Elizabeth Frazer, in her book "The Problems of Communitarian Politics: Unity and Conflict", argues that Etzioni's concept of the "nature of community" is too vague and elusive, in regards to the idea that the community is involved with every stage of government policies. [13][14] Warren Breed's The Self-Guiding Society provides a critical overview of The Active Society.[15] David Sciulli's Etzioni's Critical Functionalism: Communitarian Origins and Principles evaluates Etzioni's functionalism.[16]




Critical studies, reviews and biography


  1. 1 2 3 4 5 6 7
  4. My Brother's Keeper: pgs. 28-31
  5. My Brother's Keeper
  7. 1 2 Stockdale, Jerry (November 2004). "Reviewed work(s): My Brother's Keeper: A Memoir and a Message by Amitai Etzioni". Contemporary Sociology. American Sociological Association. 33 (6): 702–703. doi:10.1177/009430610403300642. JSTOR 3593865.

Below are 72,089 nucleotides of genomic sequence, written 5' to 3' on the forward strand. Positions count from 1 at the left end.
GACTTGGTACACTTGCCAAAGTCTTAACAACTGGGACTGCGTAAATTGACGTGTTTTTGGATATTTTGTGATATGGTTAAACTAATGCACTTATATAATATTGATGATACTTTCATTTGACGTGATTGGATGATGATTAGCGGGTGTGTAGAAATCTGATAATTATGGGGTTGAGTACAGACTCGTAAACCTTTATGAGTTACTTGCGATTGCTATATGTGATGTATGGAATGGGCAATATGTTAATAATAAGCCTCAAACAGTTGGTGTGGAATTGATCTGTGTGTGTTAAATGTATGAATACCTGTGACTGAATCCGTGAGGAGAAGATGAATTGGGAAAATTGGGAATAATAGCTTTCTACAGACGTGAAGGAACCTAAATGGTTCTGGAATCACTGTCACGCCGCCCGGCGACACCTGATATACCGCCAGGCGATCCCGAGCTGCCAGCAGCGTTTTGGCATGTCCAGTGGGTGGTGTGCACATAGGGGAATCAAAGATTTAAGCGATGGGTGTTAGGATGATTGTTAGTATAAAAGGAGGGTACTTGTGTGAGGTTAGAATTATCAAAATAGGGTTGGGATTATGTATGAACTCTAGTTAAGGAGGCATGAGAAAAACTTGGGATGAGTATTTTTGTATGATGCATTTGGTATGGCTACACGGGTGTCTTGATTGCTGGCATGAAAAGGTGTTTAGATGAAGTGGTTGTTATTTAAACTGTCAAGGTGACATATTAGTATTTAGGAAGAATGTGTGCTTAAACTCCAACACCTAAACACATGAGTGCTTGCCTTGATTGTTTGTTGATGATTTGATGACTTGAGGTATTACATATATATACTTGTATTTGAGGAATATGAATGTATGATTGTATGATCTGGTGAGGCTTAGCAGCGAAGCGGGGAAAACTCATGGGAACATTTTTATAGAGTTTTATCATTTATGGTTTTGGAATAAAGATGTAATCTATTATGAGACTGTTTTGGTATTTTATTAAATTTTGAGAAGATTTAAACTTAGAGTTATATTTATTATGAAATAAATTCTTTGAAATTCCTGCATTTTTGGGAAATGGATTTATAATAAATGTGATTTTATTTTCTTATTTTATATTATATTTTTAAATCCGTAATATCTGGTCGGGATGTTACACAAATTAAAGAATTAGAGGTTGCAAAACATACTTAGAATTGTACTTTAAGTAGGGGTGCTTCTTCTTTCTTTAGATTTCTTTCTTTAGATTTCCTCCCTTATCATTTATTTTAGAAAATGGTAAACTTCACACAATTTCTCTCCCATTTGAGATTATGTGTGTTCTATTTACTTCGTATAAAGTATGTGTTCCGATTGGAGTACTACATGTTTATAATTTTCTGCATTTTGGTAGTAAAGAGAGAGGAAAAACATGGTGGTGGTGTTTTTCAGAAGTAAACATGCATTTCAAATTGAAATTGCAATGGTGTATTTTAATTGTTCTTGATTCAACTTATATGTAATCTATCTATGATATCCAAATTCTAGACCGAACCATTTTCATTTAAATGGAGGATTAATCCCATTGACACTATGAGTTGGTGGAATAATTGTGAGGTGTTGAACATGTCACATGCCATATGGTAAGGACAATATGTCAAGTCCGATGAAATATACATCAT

8. Satin, Mark (2004). Radical Middle: The Politics We Need Now. Westview Press and Basic Books, p. 10. ISBN 978-0-8133-4190-3.
  9. List, Regina A. (2010). International Encyclopedia of Civil Society: Volume 2. Springer Science + Business Media, p. 640-641. ISBN 978-0-387-93997-1.
  10. Etzioni, Amitai (24 August 1986). "The Fast-Food Factories: McJobs are Bad for Kids" (PDF). The Washington post.
  11. doi:1
  12. Prideaux, Simon (2002). "From Organisational Theory to the New Communitarium of Amitai Etzioni". Canadian Journal of Sociology. 27 (1): 69. SocINDEX with full text. EBSCO. web. 13 October 2009.
  14. Frazer, Elizabeth (1999). The Problems of Communitarian Politics: Unity and Conflict. Oxford University Press. ISBN 978-0-19-829563-1.
  15. Breed, Warren (1971). The Self-Guiding Society. Free Press. ISBN 978-0-02-904650-0.
  16. Sciulli, David (2011). Etzioni's Critical Functionalism: Communitarian Origins and Principles. Brill Academic Publishers. ISBN 978-90-04-19043-6.
  17. 1 2 3
  18. 1 2 3
  21. 1 2

Further reading

External links